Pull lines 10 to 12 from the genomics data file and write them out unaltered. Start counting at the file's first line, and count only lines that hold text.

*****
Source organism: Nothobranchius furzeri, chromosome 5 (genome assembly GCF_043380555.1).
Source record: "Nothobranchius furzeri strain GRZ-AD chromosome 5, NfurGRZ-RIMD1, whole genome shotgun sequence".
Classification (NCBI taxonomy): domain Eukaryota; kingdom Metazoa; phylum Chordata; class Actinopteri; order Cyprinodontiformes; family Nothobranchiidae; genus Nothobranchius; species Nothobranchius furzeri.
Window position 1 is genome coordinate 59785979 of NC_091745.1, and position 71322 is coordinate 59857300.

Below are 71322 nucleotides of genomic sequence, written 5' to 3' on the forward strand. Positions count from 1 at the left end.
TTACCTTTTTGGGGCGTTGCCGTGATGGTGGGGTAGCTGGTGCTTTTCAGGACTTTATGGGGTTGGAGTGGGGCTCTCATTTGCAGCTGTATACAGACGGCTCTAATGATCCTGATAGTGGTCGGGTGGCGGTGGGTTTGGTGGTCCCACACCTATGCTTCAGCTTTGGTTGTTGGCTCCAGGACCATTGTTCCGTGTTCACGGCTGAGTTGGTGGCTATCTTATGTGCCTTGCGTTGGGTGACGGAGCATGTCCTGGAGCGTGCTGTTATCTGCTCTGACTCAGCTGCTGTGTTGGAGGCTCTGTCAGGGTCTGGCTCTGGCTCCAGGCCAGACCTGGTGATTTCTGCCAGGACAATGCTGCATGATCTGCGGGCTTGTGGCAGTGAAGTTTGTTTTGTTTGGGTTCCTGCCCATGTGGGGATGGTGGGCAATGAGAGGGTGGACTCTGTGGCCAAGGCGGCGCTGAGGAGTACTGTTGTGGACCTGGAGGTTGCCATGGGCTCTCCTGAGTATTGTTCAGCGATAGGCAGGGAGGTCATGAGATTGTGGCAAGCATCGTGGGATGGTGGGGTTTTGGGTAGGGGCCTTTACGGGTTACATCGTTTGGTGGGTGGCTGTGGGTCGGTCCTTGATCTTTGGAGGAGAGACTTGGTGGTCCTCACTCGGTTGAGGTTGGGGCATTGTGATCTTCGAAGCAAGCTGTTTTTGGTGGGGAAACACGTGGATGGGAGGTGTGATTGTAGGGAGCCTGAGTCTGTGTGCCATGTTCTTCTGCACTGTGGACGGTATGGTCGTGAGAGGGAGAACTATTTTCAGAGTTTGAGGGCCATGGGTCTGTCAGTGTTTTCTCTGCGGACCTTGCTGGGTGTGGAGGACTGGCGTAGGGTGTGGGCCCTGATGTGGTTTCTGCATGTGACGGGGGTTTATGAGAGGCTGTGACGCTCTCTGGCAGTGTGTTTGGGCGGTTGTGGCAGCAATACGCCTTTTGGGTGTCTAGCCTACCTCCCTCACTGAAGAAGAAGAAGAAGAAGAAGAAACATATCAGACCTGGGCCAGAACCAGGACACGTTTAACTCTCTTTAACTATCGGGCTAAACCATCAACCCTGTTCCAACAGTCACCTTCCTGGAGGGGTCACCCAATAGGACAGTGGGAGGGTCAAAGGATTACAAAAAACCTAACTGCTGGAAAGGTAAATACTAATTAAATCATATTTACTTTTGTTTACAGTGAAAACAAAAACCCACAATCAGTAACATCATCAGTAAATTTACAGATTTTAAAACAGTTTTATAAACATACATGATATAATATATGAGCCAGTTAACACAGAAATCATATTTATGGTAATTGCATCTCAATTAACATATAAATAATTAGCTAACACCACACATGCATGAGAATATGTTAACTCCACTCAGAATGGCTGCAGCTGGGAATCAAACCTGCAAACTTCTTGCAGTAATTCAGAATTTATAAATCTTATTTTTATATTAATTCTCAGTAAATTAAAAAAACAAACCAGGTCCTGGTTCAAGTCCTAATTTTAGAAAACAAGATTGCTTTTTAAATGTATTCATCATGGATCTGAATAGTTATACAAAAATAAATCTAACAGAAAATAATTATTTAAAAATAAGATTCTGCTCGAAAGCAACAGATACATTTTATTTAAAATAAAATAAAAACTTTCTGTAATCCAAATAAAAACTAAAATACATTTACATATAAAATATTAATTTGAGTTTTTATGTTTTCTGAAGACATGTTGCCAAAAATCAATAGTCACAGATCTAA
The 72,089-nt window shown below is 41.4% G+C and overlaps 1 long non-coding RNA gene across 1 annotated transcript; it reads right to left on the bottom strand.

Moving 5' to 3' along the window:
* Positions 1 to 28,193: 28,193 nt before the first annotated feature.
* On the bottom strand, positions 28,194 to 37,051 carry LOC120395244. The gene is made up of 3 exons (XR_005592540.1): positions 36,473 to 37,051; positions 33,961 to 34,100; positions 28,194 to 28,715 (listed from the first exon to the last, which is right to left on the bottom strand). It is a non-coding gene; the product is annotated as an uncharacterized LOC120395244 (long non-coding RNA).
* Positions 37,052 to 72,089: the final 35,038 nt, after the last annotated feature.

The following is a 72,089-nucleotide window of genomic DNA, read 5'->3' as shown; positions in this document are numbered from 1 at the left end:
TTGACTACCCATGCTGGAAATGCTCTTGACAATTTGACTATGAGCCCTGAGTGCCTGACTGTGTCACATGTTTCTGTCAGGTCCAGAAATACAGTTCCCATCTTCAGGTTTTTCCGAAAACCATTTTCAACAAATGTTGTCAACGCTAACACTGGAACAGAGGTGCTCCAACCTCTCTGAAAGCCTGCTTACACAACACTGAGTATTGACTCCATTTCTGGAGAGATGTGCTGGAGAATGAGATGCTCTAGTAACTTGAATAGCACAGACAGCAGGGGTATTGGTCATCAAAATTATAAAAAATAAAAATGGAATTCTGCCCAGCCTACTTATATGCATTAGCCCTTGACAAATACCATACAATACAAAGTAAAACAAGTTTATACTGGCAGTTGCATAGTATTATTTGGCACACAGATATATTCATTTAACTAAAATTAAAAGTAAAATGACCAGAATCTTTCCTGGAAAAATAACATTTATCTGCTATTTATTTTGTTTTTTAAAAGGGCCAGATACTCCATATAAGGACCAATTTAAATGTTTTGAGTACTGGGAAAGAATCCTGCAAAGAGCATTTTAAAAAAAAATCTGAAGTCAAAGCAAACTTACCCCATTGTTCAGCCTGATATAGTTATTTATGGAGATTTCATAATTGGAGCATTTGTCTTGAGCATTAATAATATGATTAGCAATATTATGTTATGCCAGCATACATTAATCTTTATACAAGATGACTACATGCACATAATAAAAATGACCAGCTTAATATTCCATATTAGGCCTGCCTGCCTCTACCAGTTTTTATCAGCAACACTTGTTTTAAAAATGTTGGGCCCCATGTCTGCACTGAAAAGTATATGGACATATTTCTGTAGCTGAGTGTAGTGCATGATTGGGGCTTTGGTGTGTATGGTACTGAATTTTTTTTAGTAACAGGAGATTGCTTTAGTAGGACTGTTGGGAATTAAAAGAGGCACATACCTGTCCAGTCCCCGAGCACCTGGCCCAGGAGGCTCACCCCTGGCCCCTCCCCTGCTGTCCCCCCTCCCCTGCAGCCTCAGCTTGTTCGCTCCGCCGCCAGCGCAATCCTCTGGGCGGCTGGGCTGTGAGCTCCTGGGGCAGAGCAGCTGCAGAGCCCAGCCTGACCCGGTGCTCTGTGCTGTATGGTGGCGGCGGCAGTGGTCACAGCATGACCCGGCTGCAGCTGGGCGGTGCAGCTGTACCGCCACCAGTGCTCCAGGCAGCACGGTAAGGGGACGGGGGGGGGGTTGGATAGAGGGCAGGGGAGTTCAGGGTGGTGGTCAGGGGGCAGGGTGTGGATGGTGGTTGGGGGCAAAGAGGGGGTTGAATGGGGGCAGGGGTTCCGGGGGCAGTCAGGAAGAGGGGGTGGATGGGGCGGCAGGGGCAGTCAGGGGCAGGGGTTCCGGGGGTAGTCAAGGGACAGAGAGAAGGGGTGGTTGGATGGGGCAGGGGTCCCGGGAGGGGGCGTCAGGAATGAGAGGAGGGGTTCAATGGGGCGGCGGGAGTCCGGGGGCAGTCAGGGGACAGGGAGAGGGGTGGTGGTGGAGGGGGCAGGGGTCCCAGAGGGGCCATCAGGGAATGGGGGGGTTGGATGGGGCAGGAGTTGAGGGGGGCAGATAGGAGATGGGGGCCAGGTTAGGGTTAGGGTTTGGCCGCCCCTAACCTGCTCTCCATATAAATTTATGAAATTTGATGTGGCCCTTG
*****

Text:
* On the bottom strand, positions 28,194 to 37,051 carry LOC120395244. The gene is made up of 3 exons (XR_005592540.1): positions 36,473 to 37,051; positions 33,961 to 34,100; positions 28,194 to 28,715 (listed from the first exon to the last, which is right to left on the bottom strand). It is a non-coding gene; the product is annotated as an uncharacterized LOC120395244 (long non-coding RNA).
* Positions 37,052 to 72,089: the final 35,038 nt, after the last annotated feature.

The following is a 72,089-nucleotide window of genomic DNA, read 5'->3' as shown; positions in this document are numbered from 1 at the left end: